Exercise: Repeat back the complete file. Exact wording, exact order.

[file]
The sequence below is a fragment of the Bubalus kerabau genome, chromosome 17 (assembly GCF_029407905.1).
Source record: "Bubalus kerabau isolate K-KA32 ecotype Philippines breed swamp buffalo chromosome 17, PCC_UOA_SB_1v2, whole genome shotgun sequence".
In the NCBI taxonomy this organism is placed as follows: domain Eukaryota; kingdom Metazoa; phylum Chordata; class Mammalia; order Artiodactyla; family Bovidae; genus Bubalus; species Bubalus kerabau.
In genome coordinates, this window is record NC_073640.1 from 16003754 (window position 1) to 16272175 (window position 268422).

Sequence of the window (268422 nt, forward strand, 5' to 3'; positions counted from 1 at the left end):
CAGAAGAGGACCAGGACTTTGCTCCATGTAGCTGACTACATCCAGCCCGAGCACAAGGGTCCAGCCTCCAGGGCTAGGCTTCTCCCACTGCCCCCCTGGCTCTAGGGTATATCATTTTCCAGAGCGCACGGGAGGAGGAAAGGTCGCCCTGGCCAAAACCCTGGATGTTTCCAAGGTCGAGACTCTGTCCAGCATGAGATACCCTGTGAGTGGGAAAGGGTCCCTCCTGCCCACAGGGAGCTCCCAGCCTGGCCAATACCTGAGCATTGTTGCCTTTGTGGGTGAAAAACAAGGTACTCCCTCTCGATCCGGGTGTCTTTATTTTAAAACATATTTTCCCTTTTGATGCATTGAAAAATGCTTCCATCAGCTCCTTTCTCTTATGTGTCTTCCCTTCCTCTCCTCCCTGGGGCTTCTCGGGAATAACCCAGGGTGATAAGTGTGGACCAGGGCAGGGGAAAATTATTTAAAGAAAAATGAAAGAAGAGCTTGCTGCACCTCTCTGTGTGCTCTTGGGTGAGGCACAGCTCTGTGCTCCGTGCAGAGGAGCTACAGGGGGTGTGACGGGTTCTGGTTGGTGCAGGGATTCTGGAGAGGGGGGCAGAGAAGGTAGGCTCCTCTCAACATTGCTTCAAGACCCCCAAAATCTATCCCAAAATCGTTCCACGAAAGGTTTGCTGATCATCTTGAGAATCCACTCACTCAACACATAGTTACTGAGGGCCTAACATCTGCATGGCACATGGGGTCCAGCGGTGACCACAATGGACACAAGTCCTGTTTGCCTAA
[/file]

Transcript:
The sequence below is a fragment of the Bubalus kerabau genome, chromosome 17 (assembly GCF_029407905.1).
Source record: "Bubalus kerabau isolate K-KA32 ecotype Philippines breed swamp buffalo chromosome 17, PCC_UOA_SB_1v2, whole genome shotgun sequence".
In the NCBI taxonomy this organism is placed as follows: domain Eukaryota; kingdom Metazoa; phylum Chordata; class Mammalia; order Artiodactyla; family Bovidae; genus Bubalus; species Bubalus kerabau.
In genome coordinates, this window is record NC_073640.1 from 16003754 (window position 1) to 16272175 (window position 268422).

Sequence of the window (268422 nt, forward strand, 5' to 3'; positions counted from 1 at the left end):
CAGAAGAGGACCAGGACTTTGCTCCATGTAGCTGACTACATCCAGCCCGAGCACAAGGGTCCAGCCTCCAGGGCTAGGCTTCTCCCACTGCCCCCCTGGCTCTAGGGTATATCATTTTCCAGAGCGCACGGGAGGAGGAAAGGTCGCCCTGGCCAAAACCCTGGATGTTTCCAAGGTCGAGACTCTGTCCAGCATGAGATACCCTGTGAGTGGGAAAGGGTCCCTCCTGCCCACAGGGAGCTCCCAGCCTGGCCAATACCTGAGCATTGTTGCCTTTGTGGGTGAAAAACAAGGTACTCCCTCTCGATCCGGGTGTCTTTATTTTAAAACATATTTTCCCTTTTGATGCATTGAAAAATGCTTCCATCAGCTCCTTTCTCTTATGTGTCTTCCCTTCCTCTCCTCCCTGGGGCTTCTCGGGAATAACCCAGGGTGATAAGTGTGGACCAGGGCAGGGGAAAATTATTTAAAGAAAAATGAAAGAAGAGCTTGCTGCACCTCTCTGTGTGCTCTTGGGTGAGGCACAGCTCTGTGCTCCGTGCAGAGGAGCTACAGGGGGTGTGACGGGTTCTGGTTGGTGCAGGGATTCTGGAGAGGGGGGCAGAGAAGGTAGGCTCCTCTCAACATTGCTTCAAGACCCCCAAAATCTATCCCAAAATCGTTCCACGAAAGGTTTGCTGATCATCTTGAGAATCCACTCACTCAACACATAGTTACTGAGGGCCTAACATCTGCATGGCACATGGGGTCCAGCGGTGACCACAATGGACACAAGTCCTGTTTGCCTAA